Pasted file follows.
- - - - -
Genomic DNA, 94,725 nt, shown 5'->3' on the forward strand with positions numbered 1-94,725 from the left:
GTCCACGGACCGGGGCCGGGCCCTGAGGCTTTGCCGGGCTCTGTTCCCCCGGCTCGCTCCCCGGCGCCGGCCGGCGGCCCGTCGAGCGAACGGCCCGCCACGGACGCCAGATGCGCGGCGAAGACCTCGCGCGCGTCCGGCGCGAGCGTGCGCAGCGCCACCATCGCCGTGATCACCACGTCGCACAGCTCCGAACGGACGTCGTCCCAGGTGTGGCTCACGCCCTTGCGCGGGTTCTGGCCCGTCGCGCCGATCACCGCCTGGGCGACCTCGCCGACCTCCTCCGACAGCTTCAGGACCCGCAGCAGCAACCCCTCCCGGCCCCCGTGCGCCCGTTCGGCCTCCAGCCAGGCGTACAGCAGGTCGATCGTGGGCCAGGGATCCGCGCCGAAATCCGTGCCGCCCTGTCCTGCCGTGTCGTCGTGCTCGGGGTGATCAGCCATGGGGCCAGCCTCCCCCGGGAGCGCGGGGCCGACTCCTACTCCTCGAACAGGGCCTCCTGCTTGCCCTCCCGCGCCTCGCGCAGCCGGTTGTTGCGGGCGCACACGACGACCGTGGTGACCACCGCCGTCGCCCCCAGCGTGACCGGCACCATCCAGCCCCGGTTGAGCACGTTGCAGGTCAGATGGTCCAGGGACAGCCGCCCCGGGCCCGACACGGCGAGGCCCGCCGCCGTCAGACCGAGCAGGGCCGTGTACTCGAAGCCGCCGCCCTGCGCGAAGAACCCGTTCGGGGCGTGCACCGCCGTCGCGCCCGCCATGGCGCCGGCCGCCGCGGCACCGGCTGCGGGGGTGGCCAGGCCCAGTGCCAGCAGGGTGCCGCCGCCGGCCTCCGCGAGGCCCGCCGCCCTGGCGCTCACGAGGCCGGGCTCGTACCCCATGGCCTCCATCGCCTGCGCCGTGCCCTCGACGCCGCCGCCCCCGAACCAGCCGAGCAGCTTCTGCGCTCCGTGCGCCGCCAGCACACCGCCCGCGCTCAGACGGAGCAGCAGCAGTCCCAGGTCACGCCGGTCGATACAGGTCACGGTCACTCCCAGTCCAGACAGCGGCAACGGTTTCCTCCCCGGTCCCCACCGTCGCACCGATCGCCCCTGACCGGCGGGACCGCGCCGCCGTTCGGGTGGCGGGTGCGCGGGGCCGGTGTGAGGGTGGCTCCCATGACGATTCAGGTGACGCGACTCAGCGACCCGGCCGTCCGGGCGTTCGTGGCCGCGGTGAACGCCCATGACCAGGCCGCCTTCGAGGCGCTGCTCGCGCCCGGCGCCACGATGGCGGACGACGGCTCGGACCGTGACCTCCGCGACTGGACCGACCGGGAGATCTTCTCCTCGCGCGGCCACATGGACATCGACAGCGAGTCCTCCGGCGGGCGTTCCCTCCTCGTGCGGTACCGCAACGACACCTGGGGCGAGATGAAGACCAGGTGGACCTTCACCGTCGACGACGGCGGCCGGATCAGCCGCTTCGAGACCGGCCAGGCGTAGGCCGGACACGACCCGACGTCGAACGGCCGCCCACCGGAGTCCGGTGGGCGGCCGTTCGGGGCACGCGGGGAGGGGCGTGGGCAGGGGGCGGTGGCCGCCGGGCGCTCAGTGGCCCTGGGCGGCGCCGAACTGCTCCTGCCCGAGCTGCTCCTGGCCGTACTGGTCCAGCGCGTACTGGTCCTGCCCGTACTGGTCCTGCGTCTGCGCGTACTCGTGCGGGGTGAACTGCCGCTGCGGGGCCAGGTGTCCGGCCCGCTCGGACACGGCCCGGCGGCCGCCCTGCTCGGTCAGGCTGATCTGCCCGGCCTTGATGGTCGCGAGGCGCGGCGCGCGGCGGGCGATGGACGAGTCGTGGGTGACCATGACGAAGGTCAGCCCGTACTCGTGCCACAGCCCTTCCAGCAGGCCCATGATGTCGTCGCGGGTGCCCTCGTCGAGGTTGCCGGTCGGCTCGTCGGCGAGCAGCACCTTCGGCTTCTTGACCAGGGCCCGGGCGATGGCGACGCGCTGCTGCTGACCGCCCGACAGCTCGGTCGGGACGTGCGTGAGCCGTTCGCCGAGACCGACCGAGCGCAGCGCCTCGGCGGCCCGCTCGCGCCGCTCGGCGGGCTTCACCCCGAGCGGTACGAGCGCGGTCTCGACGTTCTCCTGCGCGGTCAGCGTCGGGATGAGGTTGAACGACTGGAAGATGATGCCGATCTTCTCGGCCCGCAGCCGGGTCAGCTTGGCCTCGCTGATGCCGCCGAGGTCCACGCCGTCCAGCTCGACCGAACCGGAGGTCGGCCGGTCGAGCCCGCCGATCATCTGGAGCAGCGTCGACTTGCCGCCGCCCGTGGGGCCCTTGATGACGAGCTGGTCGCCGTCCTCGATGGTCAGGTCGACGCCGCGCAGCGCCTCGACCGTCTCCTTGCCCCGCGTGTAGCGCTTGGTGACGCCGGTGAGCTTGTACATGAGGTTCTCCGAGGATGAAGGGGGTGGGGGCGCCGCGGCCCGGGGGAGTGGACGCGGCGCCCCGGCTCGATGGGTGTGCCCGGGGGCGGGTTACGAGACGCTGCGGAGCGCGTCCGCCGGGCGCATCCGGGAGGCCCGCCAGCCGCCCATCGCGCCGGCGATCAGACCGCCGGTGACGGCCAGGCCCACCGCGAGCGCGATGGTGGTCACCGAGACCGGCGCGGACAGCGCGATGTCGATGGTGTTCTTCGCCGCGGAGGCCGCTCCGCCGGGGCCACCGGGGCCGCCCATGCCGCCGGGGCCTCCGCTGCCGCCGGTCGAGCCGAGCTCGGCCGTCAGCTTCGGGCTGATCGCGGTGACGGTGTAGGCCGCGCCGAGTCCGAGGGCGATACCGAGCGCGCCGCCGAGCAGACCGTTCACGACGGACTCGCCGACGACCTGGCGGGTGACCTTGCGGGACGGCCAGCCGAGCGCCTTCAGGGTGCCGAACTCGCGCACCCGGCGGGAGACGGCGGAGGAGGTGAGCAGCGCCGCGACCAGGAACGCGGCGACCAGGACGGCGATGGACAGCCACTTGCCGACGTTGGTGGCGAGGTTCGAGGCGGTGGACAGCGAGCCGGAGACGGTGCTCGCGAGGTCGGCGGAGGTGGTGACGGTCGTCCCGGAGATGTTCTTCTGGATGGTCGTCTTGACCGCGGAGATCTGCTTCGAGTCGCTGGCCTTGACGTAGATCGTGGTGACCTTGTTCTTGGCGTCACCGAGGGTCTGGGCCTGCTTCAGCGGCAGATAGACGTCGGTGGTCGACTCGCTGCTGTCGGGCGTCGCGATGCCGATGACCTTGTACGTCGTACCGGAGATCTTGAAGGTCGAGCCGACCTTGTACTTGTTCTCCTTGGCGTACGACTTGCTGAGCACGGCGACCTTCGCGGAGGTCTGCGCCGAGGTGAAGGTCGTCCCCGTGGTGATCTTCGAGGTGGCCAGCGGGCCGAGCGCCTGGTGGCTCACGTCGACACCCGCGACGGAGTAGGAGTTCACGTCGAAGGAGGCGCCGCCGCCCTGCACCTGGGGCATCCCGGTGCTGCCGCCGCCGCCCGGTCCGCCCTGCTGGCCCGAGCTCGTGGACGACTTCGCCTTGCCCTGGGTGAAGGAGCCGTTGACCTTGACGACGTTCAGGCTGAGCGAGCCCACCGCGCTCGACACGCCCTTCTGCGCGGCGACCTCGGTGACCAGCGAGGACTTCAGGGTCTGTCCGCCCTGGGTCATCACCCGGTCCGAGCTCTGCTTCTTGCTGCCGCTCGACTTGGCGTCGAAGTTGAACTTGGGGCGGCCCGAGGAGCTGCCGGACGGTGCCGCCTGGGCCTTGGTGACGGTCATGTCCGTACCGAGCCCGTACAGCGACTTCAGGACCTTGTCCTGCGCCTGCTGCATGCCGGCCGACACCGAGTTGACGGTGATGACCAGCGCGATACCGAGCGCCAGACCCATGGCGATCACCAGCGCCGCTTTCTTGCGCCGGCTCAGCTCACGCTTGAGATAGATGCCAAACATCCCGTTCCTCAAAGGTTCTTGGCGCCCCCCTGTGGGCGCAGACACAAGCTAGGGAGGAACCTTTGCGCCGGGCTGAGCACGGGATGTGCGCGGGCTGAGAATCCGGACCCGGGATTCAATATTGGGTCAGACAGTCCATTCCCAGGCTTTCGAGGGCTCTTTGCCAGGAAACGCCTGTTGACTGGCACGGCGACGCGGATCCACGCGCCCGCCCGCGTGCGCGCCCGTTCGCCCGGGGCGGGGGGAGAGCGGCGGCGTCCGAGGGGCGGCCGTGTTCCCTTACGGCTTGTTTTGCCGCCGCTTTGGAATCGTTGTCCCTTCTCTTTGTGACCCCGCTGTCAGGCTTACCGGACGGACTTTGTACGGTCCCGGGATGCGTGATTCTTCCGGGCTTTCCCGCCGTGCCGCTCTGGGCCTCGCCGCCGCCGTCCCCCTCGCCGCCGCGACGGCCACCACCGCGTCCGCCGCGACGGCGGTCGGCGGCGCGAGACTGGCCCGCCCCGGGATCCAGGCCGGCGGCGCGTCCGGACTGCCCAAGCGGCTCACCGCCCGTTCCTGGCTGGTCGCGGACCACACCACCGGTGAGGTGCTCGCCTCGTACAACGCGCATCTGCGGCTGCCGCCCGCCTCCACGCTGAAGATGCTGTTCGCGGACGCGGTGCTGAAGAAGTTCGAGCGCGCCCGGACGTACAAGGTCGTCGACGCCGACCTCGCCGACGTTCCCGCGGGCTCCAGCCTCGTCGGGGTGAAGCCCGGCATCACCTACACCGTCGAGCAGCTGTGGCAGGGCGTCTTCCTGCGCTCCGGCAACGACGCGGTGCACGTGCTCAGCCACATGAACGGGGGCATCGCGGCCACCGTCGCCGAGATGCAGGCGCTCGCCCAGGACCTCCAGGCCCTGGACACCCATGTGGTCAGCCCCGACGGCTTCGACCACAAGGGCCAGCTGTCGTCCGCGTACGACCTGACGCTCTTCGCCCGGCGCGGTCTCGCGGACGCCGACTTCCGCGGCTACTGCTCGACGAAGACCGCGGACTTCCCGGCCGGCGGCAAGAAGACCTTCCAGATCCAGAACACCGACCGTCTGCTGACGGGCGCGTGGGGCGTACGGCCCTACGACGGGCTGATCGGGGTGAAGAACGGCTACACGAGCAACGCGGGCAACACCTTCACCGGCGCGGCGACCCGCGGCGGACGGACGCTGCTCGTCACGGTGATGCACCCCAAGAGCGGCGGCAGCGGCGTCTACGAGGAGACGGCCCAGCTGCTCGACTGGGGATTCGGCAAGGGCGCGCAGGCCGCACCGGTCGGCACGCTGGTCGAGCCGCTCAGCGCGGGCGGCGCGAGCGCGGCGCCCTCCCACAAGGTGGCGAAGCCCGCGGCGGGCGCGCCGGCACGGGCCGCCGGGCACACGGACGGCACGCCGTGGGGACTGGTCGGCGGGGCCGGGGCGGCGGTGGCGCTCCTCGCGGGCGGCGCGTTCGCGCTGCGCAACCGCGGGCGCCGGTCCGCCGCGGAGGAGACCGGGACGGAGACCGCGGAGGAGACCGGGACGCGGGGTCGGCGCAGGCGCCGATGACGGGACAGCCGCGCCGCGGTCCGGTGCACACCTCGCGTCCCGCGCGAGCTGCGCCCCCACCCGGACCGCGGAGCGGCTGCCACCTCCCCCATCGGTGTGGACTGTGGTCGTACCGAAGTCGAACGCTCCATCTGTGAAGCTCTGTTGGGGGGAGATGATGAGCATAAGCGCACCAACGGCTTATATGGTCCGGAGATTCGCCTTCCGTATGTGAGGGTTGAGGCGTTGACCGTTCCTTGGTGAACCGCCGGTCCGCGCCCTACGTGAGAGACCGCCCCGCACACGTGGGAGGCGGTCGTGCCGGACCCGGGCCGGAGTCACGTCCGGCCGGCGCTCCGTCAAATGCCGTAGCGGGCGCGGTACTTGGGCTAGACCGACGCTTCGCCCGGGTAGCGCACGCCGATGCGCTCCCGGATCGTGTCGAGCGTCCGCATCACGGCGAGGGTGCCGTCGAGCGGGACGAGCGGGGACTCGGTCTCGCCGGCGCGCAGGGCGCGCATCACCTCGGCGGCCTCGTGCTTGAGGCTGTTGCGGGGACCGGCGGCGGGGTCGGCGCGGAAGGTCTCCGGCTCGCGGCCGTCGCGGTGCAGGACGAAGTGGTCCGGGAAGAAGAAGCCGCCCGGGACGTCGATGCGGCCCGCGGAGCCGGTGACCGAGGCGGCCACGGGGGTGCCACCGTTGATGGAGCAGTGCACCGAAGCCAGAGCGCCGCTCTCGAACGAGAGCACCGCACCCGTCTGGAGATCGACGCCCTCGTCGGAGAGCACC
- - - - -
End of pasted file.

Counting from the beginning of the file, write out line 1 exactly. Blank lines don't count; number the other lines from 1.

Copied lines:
Genomic DNA, 94,725 nt, shown 5'->3' on the forward strand with positions numbered 1-94,725 from the left: